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On average American drinks 28 gallons of bottled water a year. Most Americans drink bottled water because they think tap water is not safe. Municipal water has been in the news lately because of the lead getting into the water supply. Lead along does not make bottled water safer. Data shows that 25% or more of bottled water is tap water. Sometimes more treated than tap water. This means that bottled water may be just as likely as tap water to contain contaminants that include infectious organisms, pesticide residue and metals. The metals include lead.

The Environmental Protection Agency (EPA) sets and enforces purity standards for municipal water. The Food and Drug Administration (FDA) regulate bottled water. The FDA only inspects the bottled water if it’s going out of state. About 60% of the bottled water is sold in the sated that bottles the water. This means that the FDA or the EPA does not regulate most bottled water. Bottled water has very few enforced standards,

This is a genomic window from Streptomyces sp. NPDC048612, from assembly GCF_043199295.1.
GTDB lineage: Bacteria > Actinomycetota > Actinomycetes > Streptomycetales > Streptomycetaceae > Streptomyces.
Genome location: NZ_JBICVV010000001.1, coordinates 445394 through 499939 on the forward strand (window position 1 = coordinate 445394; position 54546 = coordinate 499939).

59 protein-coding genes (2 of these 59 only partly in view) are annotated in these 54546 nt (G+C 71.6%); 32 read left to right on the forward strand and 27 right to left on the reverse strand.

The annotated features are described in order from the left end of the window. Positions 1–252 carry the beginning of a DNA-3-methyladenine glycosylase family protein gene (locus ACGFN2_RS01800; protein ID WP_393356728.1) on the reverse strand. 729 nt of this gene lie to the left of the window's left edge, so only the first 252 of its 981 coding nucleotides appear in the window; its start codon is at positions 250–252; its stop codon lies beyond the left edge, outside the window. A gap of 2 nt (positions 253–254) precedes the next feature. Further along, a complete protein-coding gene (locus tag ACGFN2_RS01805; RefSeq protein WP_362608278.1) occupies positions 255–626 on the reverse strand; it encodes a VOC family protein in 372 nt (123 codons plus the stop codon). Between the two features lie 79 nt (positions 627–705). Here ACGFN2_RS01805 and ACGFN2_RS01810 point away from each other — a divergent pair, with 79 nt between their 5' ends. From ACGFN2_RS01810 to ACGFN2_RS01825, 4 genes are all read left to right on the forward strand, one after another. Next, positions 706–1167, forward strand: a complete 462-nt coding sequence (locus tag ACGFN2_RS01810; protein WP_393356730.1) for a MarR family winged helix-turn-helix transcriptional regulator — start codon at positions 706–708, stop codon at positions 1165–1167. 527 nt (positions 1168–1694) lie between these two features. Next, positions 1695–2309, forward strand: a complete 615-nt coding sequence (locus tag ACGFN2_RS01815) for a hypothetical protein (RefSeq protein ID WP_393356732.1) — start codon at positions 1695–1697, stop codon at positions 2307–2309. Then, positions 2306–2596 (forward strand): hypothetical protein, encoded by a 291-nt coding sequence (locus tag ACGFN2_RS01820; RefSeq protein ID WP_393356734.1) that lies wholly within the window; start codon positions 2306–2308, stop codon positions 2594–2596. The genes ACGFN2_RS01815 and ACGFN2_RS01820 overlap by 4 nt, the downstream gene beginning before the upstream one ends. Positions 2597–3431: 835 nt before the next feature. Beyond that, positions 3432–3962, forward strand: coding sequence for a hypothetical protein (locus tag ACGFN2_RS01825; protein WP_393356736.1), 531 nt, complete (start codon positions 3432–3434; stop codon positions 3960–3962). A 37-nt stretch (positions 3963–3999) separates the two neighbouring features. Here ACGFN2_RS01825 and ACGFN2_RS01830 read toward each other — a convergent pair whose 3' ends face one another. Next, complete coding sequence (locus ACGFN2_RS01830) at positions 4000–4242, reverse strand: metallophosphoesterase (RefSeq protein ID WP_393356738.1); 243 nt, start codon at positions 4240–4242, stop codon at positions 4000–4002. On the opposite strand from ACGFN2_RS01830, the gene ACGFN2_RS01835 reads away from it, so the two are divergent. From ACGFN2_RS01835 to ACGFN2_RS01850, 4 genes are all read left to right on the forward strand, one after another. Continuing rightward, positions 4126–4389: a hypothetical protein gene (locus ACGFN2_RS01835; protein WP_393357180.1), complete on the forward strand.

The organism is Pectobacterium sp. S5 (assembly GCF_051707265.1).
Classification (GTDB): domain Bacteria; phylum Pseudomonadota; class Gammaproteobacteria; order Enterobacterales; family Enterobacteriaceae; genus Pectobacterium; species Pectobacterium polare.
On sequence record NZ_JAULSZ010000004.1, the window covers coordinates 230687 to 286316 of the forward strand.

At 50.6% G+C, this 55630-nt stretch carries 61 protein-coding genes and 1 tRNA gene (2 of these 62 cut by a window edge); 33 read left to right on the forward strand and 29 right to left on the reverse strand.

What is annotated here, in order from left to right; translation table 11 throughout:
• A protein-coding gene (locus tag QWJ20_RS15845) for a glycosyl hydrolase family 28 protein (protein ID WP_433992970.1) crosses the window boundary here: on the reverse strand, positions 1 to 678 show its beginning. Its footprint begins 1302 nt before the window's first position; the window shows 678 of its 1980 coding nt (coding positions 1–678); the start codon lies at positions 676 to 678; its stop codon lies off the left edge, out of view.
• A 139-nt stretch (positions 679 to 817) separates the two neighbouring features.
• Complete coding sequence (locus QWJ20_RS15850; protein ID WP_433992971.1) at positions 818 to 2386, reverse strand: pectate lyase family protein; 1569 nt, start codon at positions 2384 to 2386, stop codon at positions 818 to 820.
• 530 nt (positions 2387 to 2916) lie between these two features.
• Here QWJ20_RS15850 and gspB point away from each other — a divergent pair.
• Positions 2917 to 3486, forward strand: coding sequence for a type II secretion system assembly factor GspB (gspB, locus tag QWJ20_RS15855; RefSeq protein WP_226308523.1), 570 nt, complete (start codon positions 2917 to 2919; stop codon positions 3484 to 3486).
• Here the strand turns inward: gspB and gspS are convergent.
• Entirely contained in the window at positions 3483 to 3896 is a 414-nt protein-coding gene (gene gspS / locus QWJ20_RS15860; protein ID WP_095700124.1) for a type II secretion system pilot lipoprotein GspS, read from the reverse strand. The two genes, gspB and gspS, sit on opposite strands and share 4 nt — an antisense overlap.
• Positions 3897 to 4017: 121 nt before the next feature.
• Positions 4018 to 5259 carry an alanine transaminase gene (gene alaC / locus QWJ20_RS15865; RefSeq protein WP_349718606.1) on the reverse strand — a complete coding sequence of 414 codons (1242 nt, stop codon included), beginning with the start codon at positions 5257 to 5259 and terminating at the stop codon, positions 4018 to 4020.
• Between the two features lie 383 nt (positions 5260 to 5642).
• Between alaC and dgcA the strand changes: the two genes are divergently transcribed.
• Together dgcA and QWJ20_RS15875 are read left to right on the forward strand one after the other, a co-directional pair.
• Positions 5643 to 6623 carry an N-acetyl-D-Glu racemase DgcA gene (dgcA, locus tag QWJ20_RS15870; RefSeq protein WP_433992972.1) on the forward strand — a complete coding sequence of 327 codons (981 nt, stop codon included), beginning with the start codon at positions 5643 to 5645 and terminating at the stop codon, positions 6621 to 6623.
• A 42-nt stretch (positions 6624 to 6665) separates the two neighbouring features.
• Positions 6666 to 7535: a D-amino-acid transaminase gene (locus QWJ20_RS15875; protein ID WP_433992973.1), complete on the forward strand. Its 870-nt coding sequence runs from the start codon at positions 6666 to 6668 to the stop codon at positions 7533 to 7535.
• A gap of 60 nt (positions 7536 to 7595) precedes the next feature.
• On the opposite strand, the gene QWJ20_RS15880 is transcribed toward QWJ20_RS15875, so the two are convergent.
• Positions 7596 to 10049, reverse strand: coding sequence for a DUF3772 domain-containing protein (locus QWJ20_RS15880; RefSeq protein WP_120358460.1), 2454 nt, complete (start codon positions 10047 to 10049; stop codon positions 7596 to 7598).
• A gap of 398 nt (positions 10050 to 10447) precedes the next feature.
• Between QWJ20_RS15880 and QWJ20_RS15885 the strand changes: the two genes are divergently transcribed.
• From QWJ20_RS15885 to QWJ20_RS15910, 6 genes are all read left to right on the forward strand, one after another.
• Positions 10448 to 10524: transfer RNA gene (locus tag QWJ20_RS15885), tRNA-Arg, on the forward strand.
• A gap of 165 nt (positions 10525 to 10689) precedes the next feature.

Most bottled water don’t contain chlorine. Water that has not been treated with chlorine may contain bacteria and viruses. Water bottling companies use ozone gas as an antimicrobial agent. This only provides disinfection for a limited amount of time. Depending on storage and other factors. Even the bottled can affect the safety of bottled water. Chemicals in plastic products can leach in and contaminate the container’s contents.

Plastic bottles may contain BPA, an industrial chemical in plastics that acts like a hormone and can impact the brain development of babies. Even plastics that are labeled BPA-free often test positive for other dangerous compounds. Firm plastic bottles are less likely to contain phthalates. Most bottled water comes in soft plastic bottles.

Bottled water can cost $0.89 per gallon to $8.26 per gallon. That makes bottled water more expensive than tap water. Plastic bottles are creating an enviromental waste problem. Remember bottled water has a use by date or a sell by date.